After huge 1st half, Packers go quiet in loss
SEATTLE (AP) — Aaron Rodgers did what he liked for the first 30 minutes. He threw a pair of touchdowns, including a 54-yarder on the run to an unknown tight end for his first NFL catch. His passer rating was nearly perfect. Green Bay looked like it could score on every drive.
And then it almost completely stopped. Rodgers was unable to solve Seattle in the second half, and was left to watch Russell Wilson lead another late touchdown drive and send the Packers back home with a loss.
“It’s tough losing on the road. It’s tough losing by one possession,” Rodgers said. “Obviously I’m frustrated, and not just by the last throw, but some other stuff that we could have done better out there. I still believe we have a lot to play for.”
Green Bay’s road woes continued in a 27-24 loss to the Seahawks on Thursday night. The Packers (4-5-1) had leads of 14-3 and 21-17, only to see Wilson throw a 15-yard TD pass to Ed Dickson with 5:08 remaining to give Seattle the lead for good.
The Packers still had a chance to get out of Seattle with its first win here since 2008, yet their final possession lasted all of three plays. And it was the last pass by Rodgers that seemed to baffle everyone.
Facing third-and-2 at its own 33, Rodgers called a quick pass to the flat for Marquez Valdes-Scantling. Except the pass never got there. It hopped in front of the intended receiver, and instead of going for it on fourth down, Green Bay coach Mike McCarthy opted to punt with more than 4 minutes remaining and the Packers still having one timeout.
The decision backfired. Green Bay never saw the ball again, instead forced to watch Wilson kneel three times to run out the clock.
Rodgers said the pass for Valdes-Scantling “stuck” in his hand and guessed he could make that throw 100 times and that wouldn’t happen again.
“We beat ourselves in the second half,” Rodgers said. “We kind of moved the ball at will in the first half.”
Green Bay’s problems went well beyond that one bad throw by Rodgers and the decision to punt. Rodgers was sacked five times, four of those in the second half. Twice in the third quarter Green Bay was forced to punt after drives stalled at midfield. The Packers were 3 of 11 on third downs, 2 of 7 in the second half. A week after Aaron Jones rushed for a career-high 145 yards, the Packers had just 48 yards rushing and Jones finished with 40.
Green Bay is 0-5 on the road this season and has lost seven straight road games dating to last year.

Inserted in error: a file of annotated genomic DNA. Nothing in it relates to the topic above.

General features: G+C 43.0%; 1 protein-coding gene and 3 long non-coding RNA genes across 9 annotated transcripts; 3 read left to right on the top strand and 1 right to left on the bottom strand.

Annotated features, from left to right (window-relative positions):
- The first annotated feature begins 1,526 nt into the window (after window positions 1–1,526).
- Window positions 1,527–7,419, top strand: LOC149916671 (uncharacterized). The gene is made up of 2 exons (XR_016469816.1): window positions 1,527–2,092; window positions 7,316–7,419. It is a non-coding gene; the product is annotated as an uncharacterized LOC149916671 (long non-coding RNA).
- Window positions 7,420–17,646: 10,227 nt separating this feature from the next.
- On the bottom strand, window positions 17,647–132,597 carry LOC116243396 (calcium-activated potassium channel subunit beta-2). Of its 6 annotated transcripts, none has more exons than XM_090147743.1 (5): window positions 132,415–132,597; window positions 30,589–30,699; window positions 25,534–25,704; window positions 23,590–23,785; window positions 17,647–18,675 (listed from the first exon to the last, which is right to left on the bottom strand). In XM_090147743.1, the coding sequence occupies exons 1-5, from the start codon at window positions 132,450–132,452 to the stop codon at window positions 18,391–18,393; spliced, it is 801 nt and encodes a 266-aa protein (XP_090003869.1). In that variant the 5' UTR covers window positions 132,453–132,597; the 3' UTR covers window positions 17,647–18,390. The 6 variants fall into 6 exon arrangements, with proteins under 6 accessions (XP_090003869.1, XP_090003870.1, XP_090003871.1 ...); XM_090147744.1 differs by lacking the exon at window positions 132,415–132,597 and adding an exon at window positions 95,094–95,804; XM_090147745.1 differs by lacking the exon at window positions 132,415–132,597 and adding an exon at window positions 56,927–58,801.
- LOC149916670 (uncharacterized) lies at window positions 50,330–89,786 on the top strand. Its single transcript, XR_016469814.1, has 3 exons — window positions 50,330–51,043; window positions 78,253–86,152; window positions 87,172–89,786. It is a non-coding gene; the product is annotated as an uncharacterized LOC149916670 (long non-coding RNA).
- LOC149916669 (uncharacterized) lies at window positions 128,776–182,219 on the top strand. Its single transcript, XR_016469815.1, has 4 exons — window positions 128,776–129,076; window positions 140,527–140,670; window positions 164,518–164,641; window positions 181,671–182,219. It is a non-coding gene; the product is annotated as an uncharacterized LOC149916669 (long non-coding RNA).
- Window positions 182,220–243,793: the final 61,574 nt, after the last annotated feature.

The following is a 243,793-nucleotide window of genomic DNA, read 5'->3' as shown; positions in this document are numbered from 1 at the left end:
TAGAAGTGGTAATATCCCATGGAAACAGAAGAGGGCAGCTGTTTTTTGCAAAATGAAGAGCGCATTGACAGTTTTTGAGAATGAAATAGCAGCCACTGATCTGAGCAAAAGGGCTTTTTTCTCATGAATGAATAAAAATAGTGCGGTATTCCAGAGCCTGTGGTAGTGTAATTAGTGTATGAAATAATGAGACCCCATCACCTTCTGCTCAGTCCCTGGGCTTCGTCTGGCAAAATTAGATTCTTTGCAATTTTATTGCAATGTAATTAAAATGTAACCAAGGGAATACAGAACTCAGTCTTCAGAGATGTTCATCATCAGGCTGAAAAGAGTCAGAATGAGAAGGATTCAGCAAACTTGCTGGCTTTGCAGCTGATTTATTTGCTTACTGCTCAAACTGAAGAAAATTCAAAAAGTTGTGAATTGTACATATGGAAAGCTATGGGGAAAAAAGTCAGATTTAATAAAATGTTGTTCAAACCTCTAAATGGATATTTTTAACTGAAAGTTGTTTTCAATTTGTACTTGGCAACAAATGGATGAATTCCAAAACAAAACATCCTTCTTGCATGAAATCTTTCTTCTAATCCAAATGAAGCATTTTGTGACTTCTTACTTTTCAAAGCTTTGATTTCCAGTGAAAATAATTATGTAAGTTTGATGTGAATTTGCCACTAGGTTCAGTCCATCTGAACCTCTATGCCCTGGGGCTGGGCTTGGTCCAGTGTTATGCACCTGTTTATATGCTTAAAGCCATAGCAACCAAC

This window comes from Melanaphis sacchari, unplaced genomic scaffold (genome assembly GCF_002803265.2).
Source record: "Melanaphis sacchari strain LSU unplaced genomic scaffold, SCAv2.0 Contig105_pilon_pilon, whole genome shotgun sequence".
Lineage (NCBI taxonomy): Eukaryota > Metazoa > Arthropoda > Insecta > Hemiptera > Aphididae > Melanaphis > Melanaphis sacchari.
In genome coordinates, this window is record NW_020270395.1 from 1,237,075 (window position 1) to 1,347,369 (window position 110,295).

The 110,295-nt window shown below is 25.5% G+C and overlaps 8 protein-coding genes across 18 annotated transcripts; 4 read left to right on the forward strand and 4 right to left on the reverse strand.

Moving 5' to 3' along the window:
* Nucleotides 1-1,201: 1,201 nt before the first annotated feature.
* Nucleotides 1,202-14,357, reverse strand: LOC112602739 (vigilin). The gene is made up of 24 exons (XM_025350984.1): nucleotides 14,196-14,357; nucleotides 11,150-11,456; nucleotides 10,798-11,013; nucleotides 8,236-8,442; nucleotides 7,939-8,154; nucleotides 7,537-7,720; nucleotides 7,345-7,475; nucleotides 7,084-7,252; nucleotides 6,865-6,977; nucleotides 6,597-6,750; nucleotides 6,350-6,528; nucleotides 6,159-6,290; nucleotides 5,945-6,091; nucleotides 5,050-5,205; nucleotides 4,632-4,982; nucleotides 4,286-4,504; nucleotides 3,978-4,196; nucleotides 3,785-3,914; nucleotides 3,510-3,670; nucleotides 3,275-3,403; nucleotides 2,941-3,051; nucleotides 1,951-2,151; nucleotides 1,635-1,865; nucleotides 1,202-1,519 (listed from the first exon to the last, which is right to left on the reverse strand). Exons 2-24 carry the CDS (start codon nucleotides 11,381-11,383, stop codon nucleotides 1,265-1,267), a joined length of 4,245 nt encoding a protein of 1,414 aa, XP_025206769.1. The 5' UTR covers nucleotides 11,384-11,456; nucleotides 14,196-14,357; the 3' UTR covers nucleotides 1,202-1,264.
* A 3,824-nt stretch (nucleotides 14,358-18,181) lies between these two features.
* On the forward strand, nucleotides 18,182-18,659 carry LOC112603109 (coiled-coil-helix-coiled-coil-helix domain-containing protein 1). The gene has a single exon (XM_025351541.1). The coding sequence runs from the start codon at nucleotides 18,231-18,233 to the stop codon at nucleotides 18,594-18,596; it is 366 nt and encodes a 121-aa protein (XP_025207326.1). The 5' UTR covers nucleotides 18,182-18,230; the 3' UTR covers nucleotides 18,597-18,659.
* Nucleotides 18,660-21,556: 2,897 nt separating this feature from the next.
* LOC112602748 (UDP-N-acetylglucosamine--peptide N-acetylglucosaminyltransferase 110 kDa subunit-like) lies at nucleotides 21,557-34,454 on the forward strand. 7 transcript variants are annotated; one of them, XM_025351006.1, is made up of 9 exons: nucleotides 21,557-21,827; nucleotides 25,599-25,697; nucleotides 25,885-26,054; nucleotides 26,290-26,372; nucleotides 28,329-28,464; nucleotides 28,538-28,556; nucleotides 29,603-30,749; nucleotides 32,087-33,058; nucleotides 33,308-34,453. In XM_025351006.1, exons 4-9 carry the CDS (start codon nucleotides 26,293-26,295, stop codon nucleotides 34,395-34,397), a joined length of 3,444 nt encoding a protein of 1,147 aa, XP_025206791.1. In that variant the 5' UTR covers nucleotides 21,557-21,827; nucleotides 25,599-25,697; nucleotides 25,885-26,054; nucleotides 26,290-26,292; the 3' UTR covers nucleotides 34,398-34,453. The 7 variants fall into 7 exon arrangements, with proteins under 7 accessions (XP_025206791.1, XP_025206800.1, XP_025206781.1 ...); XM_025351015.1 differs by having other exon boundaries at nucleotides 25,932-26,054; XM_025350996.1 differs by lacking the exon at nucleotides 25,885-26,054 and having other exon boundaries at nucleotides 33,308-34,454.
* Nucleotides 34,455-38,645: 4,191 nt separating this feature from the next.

“I think it kind of went the way we thought it would go. When you’re playing in this environment, particularly when you’re on the road up here. There’s a high tendency for big-momentum plays, big swings, and I think that definitely held true,” McCarthy said. “They made more big plays than we did. … We’ve got to finish games better, especially in the fourth quarter, and especially on the road.”
Rodgers finished with 332 yards passing and his TD throw to Robert Tonyan in the first quarter, and his 57-yard strike to Davante Adams in the fourth quarter showed again the greatness of his arm. But Rodgers had 214 yards at halftime and Seattle was able to pressure Rodgers enough in the second half to disrupt Green Bay’s passing attack.
Injuries certainly didn’t help either. Green Bay was already down four starters before the first snaps with cornerback Kevin King, safety Kentrell Brice, linebacker Nick Perry and wide receiver Randall Cobb all out due to injuries. They lost two more in the first half when Bashaud Breeland — starting for King — aggravated a groin injury and Jimmy Graham injured his thumb. Graham had a 13-yard reception on Green Bay’s first offensive play in his return to Seattle, but that was his only catch.
Mike Daniels suffered a foot injury early in the second half and backup safety Raven Greene suffered an ankle injury. Neither returned. If there’s an upside to the loss, it’s Green Bay getting extra rest before facing Minnesota in a must-win game next week.
“We have a number of opportunities where our record would be very different right now, unfortunately, that’s the way it’s played out,” Clay Matthews said. “We’ve set ourselves up for a pretty good second half, we just have to get back to work. We have no other option. On to Minnesota after a couple days rest.”